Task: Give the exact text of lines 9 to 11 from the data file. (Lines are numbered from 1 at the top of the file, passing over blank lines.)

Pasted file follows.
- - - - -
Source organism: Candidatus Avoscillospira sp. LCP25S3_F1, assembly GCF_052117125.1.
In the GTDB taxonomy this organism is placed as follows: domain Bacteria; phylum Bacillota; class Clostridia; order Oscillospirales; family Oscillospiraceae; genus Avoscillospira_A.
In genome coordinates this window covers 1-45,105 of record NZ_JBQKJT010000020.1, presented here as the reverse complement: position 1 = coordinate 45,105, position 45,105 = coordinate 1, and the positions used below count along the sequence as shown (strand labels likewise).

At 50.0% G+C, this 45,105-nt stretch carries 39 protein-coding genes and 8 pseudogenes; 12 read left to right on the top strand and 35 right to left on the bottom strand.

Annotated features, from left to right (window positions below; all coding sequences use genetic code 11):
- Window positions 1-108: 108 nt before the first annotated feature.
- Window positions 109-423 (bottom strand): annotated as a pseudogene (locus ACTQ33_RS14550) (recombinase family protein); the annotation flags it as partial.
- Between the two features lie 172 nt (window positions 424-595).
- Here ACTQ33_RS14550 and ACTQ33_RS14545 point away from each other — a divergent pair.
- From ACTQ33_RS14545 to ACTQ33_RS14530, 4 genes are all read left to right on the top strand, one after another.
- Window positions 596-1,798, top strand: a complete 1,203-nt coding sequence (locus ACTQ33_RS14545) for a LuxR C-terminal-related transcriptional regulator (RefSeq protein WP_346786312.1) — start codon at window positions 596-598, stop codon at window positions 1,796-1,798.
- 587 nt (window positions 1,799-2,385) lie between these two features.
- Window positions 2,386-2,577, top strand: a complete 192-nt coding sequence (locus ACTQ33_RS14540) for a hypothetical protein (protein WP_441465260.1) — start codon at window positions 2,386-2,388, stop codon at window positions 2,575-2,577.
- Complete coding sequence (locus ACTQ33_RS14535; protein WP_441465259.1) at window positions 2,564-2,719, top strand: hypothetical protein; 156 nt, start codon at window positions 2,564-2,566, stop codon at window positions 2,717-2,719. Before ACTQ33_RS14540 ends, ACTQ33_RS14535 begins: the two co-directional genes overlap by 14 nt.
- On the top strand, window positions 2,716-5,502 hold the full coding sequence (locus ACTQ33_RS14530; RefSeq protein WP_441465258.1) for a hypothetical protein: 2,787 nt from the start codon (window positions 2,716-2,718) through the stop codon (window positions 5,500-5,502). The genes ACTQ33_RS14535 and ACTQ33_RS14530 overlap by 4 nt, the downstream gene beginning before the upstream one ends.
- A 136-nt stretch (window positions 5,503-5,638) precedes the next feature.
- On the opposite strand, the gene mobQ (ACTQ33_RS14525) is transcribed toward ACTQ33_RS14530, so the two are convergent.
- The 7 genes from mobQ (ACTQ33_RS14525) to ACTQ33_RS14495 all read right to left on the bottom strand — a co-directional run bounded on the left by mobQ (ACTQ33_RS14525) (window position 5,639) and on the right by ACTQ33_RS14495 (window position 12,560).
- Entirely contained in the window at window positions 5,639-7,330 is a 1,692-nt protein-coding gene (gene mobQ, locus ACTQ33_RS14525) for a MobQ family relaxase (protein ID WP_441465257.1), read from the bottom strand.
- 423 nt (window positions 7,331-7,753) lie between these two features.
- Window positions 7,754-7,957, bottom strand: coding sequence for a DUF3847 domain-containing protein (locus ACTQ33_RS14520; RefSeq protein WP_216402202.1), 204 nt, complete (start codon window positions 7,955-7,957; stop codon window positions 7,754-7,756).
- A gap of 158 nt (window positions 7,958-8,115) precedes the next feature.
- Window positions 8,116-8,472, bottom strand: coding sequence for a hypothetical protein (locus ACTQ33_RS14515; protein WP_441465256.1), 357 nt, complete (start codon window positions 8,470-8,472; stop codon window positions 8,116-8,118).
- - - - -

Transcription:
- Here ACTQ33_RS14550 and ACTQ33_RS14545 point away from each other — a divergent pair.
- From ACTQ33_RS14545 to ACTQ33_RS14530, 4 genes are all read left to right on the top strand, one after another.
- Window positions 596-1,798, top strand: a complete 1,203-nt coding sequence (locus ACTQ33_RS14545) for a LuxR C-terminal-related transcriptional regulator (RefSeq protein WP_346786312.1) — start codon at window positions 596-598, stop codon at window positions 1,796-1,798.